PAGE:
which is wrapped in the Channels authentication ASGI middleware so it can check
that your user is logged in and retrieve it to check access as you ask to join
rooms.

Which rooms you are in is kept track of in ``self.rooms`` on the consumer
so they can be left cleanly if you disconnect.

Whenever the client asks to join a room, leave a room, or send a message,
it sends a WebSocket text frame with a JSON encoded command. We use a generic
consumer to handle decoding that JSON for us, and then dispatch to one of three
handler functions based on what the command is.

All rooms have an associated group, and for joins, leaves and messages, an
event is sent over the channel layer to that group. The consumers who are in
the group will receive those messages, and the consumer also has handler
functions for those (e.g. ``chat_join``), which it uses to encode the events
down into the WebSocket wire format before sending them to the client.



Continuous Integration
-----------------------

Like other products or projects of Savand Bros, Whisper uses multiple CI to preform:

* Running Tests Suite.
* Running Code Quality Standards.

In case of failure of any the validations checks above, the build will fail
and no deployment will happen.

Our pull request & code review flow is also heavily depends on those factors.

Before pushing your code for review, be sure to run the following commands
to perform those validations against your local code changes.

::

fab test cq


Branching
=========

Features: Any new work should be branched out from "master" branch and must
be merged back into the "master" branch.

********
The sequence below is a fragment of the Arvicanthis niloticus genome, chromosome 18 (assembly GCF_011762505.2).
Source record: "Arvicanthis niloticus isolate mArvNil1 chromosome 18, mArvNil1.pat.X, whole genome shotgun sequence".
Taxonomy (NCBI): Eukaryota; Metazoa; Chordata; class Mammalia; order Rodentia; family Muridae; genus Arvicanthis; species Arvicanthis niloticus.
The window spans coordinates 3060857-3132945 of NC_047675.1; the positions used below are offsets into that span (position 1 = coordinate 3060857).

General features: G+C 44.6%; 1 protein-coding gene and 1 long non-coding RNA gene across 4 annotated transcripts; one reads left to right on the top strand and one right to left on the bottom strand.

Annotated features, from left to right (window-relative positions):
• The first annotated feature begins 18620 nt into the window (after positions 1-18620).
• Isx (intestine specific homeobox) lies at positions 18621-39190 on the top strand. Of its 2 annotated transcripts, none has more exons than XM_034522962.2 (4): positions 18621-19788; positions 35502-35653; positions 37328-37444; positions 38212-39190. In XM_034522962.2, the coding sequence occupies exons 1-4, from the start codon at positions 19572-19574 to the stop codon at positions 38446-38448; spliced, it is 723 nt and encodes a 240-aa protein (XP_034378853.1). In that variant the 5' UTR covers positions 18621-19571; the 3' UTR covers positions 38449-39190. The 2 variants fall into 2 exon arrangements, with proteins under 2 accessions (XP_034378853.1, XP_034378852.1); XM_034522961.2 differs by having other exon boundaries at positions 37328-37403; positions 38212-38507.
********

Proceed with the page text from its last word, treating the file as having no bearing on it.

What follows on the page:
Hot fixes: Fixes should be branched out from "production" branch and must be
merged back into "master" and "production".


Branches
--------

Branch **production**, should be last and stable working code that is on
Production servers. All the pull requests (from Master branch) should
pass the code checks, including and not limited to:

* Test Coverage
* Unit Tess Status
* Build Status
* Reviewers Approval

Branch **master**, should contains the latest development work and should
be on staging. All the pull requests (from developers) should pass the code
checks, including and not limited to:

* Test Coverage
* Unit Tess Status
* Build Status
* Reviewers Approval


Deployment
----------

Deployment happens automatically via the CI.

Latest code on **master** branch will be deployed to the staging, while
branch **production** will be deployed to production server.


Release
-------

To release a new version or have the latest changes on the production:

* Make a new Pull Request from branch **master** to **production**.
* The pull request should pass (not limited to):
* Test Coverage
* Unit Tess Status
* Build Status
* Reviewers Approval

After merging the pull request into **production**, the CI will build and
deploy the latest code from production branch to the Production server.


Licensing
---------

Whisper is licensed and distributed under GPLv3.